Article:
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--> FIXED DATA ELEMENTS Admissions Characteristics name of student student ID number baccalaureate institution year of baccalaureate undergraduate grade point average GRE (verbal, quantitative, subject) scores entry semester into Ph.D. program transfer student (from) Demographic Characteristics gender race/ethnic identification date of birth physical disabilities VARIABLE DATA ELEMENTS Demographic Characteristics citizenship number of dependents marital status Enrollment Characteristics by Semester credits completed grade point average type of student support attendance status (full-time, part-time, on leave) Degree Program Characteristics by Semester field/subfield department/academic unit advisor probationary status (if applicable) master's degree awarded (optional) admitted to candidacy dissertation committee (chair and members) doctoral degree awarded support; family status; race or gender; access to faculty as advisors and/or dissertation committee chairs; and antecedent variables, such as the type/prestige of the baccalaureate institution. References Bowen, William G., and Neil L. Rudenstine 1992 In Pursuit of the Ph.D. Princeton, NJ: Princeton University Press. Coker, D., and J. Feidel 1991 "The Data Collection Matrix Model." Research in Higher Education 32(1):71-81. Ehrenberg, Ronald G. 1991 "Academic Labor Supply." In Economic Challenges in Higher Education, Part 2, edited by Charles T. Clotfelter, Ronald G. Ehrenberg, Malcolm Getz, and John J. Siegfried. Chicago, IL: University of Chicago Press. Ewell, Peter 1988 Establishing a Longitudinal Student Tracking System: An Implementation Handbook. Boulder, CO: National Center for Higher Education. Glover, Robert H., and Jerry Wilcox 1992 "An Interactive Model for Studying Student Retention." AIR Professional File 44 (Spring). Nerad, Maresi, and Joseph Cerny 1991 "From Facts to Action: Expanding the Educational Role of the Graduate Division. Communicator (May Special Edition). Washington, DC: Council of Graduate Schools.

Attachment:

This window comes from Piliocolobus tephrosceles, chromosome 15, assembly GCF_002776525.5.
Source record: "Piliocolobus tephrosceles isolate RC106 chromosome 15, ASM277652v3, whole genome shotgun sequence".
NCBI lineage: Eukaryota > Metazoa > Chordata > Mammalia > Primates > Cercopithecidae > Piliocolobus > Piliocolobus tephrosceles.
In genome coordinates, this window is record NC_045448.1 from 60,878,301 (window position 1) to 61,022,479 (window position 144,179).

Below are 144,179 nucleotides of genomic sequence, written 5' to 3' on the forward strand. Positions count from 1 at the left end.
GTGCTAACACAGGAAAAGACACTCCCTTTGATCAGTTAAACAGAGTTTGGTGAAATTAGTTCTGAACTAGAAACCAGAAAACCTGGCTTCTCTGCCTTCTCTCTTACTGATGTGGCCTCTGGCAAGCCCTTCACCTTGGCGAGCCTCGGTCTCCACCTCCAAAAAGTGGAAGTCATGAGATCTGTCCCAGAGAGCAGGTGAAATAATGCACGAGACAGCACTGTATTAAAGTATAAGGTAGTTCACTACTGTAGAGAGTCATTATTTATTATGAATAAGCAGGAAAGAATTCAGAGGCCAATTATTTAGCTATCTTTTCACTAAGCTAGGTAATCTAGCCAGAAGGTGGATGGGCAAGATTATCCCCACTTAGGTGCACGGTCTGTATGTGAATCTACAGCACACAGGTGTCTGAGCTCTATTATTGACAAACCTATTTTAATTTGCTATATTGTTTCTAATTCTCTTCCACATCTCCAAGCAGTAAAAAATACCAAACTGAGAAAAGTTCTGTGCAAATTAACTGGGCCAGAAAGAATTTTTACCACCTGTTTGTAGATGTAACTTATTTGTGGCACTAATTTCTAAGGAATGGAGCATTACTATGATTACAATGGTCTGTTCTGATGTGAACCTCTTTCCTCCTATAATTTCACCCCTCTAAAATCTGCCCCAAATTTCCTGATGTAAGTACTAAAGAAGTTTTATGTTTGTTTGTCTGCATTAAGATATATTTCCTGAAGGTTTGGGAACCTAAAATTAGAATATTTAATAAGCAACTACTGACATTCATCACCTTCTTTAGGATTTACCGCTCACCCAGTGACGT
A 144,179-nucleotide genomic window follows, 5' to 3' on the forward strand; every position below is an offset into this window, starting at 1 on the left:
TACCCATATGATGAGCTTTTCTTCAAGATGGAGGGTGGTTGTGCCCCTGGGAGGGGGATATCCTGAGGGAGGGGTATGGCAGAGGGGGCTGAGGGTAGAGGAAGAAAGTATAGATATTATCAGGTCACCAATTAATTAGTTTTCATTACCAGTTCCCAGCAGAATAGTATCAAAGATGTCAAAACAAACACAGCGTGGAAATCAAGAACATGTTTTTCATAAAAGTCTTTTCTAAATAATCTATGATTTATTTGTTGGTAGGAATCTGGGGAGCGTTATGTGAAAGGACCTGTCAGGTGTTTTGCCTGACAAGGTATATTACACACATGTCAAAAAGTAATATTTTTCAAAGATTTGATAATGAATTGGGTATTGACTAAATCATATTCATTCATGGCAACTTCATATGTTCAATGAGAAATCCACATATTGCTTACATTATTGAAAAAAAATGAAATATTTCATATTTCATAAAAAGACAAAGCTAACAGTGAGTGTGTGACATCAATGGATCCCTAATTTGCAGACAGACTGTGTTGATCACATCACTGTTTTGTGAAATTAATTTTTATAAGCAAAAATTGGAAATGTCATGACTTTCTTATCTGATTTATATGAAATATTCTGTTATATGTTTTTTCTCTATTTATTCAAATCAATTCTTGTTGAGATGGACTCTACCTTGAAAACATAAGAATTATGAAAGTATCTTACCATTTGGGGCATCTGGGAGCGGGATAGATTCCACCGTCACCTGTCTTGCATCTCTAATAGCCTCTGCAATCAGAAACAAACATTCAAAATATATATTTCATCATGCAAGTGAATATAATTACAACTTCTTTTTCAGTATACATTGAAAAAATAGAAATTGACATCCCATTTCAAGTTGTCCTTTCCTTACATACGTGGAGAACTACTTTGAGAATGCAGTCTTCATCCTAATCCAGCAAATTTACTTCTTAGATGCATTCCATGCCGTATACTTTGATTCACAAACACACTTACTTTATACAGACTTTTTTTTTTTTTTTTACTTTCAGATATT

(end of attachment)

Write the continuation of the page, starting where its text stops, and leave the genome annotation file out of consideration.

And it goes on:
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--> Tinto, Vincent 1991 "Toward a Theory of Graduate Persistence." Paper presented at the annual meeting of the American Educational Research Association, Chicago, Illinois. Tuckman, Howard P., Susan Coyle, and Yupin Bae 1989 "The Lengthening of Time to Completion of the Doctorate Degree." Research in Higher Education 30:503-16. Zwick, Rebecca 1991 An Analysis of Graduate School Careers in Three Universities: Differences in Attainment Patterns Across Academic Programs and Demographic Groups. Princeton, NJ: Educational Testing Service. Zwick, Rebecca, and Henry I. Braun 1988 Methods for Analyzing the Attainment of Graduate School Milestones: A Case Study. GRE Board Professional Report No. 86-3P. Princeton, NJ: Educational Testing Service.